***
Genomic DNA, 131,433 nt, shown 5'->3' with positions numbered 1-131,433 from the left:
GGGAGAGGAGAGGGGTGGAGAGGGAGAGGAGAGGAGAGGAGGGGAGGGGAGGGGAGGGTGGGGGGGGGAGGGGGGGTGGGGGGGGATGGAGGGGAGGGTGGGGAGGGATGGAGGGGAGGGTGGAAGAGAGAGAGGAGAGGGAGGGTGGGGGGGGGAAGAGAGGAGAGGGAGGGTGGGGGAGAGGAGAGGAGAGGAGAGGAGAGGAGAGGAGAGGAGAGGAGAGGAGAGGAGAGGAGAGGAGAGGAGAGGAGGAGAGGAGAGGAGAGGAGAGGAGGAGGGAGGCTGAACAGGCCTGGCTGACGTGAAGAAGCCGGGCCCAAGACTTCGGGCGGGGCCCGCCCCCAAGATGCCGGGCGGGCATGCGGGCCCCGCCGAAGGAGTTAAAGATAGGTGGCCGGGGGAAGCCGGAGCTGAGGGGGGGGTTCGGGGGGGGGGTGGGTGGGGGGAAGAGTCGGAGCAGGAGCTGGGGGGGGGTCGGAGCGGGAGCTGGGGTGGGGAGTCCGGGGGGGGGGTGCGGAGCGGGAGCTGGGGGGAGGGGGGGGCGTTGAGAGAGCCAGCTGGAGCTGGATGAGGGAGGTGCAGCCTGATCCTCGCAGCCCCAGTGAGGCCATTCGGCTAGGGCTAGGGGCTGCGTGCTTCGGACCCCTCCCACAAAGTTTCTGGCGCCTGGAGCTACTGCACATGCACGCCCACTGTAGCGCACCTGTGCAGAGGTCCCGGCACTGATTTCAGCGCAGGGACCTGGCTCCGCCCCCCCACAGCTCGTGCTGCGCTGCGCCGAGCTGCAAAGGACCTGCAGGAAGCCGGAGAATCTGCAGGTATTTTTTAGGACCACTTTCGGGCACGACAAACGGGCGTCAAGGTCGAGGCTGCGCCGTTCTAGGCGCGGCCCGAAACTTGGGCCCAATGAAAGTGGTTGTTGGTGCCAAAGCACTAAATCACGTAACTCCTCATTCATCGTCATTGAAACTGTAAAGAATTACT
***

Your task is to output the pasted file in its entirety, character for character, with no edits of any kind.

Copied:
Genomic DNA, 131,433 nt, shown 5'->3' with positions numbered 1-131,433 from the left:
GGGAGAGGAGAGGGGTGGAGAGGGAGAGGAGAGGAGAGGAGGGGAGGGGAGGGGAGGGTGGGGGGGGGAGGGGGGGTGGGGGGGGATGGAGGGGAGGGTGGGGAGGGATGGAGGGGAGGGTGGAAGAGAGAGAGGAGAGGGAGGGTGGGGGGGGGAAGAGAGGAGAGGGAGGGTGGGGGAGAGGAGAGGAGAGGAGAGGAGAGGAGAGGAGAGGAGAGGAGAGGAGAGGAGAGGAGAGGAGAGGAGAGGAGGAGAGGAGAGGAGAGGAGAGGAGGAGGGAGGCTGAACAGGCCTGGCTGACGTGAAGAAGCCGGGCCCAAGACTTCGGGCGGGGCCCGCCCCCAAGATGCCGGGCGGGCATGCGGGCCCCGCCGAAGGAGTTAAAGATAGGTGGCCGGGGGAAGCCGGAGCTGAGGGGGGGGTTCGGGGGGGGGGTGGGTGGGGGGAAGAGTCGGAGCAGGAGCTGGGGGGGGGTCGGAGCGGGAGCTGGGGTGGGGAGTCCGGGGGGGGGGTGCGGAGCGGGAGCTGGGGGGAGGGGGGGGCGTTGAGAGAGCCAGCTGGAGCTGGATGAGGGAGGTGCAGCCTGATCCTCGCAGCCCCAGTGAGGCCATTCGGCTAGGGCTAGGGGCTGCGTGCTTCGGACCCCTCCCACAAAGTTTCTGGCGCCTGGAGCTACTGCACATGCACGCCCACTGTAGCGCACCTGTGCAGAGGTCCCGGCACTGATTTCAGCGCAGGGACCTGGCTCCGCCCCCCCACAGCTCGTGCTGCGCTGCGCCGAGCTGCAAAGGACCTGCAGGAAGCCGGAGAATCTGCAGGTATTTTTTAGGACCACTTTCGGGCACGACAAACGGGCGTCAAGGTCGAGGCTGCGCCGTTCTAGGCGCGGCCCGAAACTTGGGCCCAATGAAAGTGGTTGTTGGTGCCAAAGCACTAAATCACGTAACTCCTCATTCATCGTCATTGAAACTGTAAAGAATTACT